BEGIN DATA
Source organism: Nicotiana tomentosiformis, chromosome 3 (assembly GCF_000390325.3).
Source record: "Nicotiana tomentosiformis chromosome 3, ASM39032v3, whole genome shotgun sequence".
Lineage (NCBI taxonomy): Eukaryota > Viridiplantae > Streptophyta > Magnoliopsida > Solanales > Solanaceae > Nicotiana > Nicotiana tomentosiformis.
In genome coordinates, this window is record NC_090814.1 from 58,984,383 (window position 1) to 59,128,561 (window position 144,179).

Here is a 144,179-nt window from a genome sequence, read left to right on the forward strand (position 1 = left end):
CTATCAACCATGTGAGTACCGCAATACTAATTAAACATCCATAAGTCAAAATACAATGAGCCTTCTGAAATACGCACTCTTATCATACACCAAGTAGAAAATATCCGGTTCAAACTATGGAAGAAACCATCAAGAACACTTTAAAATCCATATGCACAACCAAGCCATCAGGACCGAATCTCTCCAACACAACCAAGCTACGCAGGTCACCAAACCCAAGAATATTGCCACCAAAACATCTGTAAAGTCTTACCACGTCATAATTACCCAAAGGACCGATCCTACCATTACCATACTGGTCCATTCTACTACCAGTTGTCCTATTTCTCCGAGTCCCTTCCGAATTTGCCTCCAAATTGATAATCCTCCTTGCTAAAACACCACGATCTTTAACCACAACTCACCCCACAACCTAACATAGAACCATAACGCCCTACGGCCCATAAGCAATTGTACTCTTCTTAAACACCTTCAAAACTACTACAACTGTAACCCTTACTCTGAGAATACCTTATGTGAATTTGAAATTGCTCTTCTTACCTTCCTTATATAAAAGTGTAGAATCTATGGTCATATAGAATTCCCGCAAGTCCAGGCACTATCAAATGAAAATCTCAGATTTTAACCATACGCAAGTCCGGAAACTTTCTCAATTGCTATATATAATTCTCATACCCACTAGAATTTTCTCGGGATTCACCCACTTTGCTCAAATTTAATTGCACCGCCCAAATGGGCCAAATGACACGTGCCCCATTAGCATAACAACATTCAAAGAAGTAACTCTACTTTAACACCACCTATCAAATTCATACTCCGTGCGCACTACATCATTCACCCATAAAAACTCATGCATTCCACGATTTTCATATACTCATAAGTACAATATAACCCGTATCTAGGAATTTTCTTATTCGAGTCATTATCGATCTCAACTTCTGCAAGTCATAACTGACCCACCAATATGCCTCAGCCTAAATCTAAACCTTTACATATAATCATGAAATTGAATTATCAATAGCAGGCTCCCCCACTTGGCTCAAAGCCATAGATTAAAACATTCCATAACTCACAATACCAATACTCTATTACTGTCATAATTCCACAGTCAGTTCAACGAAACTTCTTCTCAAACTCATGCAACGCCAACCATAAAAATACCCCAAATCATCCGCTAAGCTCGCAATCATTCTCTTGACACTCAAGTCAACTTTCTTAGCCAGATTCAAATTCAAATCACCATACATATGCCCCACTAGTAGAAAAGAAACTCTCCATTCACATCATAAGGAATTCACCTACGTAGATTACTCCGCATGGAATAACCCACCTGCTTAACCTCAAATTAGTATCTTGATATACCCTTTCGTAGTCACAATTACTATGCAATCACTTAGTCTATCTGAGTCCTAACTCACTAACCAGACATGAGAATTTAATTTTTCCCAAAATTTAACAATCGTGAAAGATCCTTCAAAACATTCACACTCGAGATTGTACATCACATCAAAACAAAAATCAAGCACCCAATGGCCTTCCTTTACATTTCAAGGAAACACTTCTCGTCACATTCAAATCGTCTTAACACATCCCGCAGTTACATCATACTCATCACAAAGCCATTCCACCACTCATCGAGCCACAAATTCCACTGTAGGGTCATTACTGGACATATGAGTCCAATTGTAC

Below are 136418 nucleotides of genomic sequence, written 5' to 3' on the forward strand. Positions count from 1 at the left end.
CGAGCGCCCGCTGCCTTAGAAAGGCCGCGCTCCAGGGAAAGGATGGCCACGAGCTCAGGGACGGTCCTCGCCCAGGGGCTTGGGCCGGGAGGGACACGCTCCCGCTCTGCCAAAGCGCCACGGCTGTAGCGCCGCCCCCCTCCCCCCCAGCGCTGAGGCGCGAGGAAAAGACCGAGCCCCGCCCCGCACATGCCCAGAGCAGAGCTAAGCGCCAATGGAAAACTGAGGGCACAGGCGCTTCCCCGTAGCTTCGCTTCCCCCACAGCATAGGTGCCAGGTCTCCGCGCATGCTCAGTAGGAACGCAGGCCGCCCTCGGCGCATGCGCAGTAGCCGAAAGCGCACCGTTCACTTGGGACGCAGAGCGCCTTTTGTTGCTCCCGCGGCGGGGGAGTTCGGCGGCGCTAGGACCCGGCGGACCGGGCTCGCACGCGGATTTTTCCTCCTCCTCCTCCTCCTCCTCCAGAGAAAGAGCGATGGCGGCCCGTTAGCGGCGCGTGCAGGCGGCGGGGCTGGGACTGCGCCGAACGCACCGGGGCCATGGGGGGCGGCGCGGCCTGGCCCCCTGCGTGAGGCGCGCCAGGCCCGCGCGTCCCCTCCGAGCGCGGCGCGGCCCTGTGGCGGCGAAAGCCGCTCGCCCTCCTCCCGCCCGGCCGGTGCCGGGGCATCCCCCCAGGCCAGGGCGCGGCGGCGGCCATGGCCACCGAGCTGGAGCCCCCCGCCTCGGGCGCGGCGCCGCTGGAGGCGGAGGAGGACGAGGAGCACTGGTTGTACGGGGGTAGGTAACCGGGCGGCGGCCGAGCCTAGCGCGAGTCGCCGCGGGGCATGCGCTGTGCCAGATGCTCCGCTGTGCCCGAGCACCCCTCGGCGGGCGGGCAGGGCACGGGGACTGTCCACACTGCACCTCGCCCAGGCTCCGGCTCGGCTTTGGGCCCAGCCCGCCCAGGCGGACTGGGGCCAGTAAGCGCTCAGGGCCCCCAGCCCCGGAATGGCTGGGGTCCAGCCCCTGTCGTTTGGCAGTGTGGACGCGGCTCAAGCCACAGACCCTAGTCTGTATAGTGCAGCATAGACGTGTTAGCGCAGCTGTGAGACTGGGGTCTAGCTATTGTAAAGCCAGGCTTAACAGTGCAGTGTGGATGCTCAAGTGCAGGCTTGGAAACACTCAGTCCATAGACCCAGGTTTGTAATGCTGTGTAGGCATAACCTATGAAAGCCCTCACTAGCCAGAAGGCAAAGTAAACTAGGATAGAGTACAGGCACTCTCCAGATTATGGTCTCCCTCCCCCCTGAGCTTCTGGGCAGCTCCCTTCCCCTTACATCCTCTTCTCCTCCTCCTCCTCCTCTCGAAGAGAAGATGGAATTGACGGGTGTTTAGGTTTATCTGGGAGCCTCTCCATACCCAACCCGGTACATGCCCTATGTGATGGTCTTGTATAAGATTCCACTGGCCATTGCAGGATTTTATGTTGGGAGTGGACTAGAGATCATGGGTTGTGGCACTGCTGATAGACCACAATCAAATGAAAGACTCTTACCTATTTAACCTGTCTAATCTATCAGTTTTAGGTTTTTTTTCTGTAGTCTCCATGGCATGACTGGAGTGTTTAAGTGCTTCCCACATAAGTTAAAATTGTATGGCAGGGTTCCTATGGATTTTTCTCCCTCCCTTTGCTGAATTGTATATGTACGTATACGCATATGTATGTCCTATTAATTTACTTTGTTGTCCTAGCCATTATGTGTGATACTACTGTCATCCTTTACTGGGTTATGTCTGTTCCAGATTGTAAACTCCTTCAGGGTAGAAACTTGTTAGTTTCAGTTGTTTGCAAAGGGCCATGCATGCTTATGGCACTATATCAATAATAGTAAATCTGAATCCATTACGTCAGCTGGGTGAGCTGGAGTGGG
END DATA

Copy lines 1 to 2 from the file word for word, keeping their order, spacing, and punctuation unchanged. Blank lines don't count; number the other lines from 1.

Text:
Source organism: Nicotiana tomentosiformis, chromosome 3 (assembly GCF_000390325.3).
Source record: "Nicotiana tomentosiformis chromosome 3, ASM39032v3, whole genome shotgun sequence".